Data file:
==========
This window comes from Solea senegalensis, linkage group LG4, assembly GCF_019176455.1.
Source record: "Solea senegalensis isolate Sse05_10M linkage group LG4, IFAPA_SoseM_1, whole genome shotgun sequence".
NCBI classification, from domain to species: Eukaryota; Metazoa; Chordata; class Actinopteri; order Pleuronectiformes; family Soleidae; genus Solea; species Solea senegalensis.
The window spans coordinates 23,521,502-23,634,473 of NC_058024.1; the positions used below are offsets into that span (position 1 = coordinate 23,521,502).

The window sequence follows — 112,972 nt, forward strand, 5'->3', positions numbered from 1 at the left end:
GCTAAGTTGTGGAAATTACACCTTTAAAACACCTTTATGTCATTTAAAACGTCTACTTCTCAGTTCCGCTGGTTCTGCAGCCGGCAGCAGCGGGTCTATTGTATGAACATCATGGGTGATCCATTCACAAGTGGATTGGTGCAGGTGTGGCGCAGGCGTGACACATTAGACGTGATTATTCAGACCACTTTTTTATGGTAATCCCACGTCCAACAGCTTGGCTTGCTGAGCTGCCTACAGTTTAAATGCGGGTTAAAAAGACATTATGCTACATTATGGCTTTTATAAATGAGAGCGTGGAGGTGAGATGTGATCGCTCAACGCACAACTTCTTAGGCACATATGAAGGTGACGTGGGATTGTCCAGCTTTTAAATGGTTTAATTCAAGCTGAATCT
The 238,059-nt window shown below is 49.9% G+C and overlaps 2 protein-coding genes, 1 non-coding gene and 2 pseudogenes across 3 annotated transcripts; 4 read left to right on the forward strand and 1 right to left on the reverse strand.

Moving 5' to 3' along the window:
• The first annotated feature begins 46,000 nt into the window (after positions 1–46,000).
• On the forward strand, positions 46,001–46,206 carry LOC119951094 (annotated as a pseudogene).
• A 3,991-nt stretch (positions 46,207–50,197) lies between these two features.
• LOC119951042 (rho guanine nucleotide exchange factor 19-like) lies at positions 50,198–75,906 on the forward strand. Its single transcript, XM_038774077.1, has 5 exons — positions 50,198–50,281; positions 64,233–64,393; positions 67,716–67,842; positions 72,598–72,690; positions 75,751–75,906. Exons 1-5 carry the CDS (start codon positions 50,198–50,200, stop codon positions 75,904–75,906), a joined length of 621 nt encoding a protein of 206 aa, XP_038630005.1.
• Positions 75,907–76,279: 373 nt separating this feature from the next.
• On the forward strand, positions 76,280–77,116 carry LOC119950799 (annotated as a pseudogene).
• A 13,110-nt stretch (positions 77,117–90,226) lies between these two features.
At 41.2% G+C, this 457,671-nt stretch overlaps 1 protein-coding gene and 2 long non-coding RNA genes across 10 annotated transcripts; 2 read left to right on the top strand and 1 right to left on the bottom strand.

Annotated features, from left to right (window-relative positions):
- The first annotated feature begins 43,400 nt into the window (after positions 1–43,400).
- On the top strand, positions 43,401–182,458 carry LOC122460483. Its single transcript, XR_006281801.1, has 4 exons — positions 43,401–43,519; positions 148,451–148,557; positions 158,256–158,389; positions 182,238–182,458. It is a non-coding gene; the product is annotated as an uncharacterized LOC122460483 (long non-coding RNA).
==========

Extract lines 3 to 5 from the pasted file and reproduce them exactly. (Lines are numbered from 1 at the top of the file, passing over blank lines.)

NCBI classification, from domain to species: Eukaryota; Metazoa; Chordata; class Actinopteri; order Pleuronectiformes; family Soleidae; genus Solea; species Solea senegalensis.
The window spans coordinates 23,521,502-23,634,473 of NC_058024.1; the positions used below are offsets into that span (position 1 = coordinate 23,521,502).

The window sequence follows — 112,972 nt, forward strand, 5'->3', positions numbered from 1 at the left end: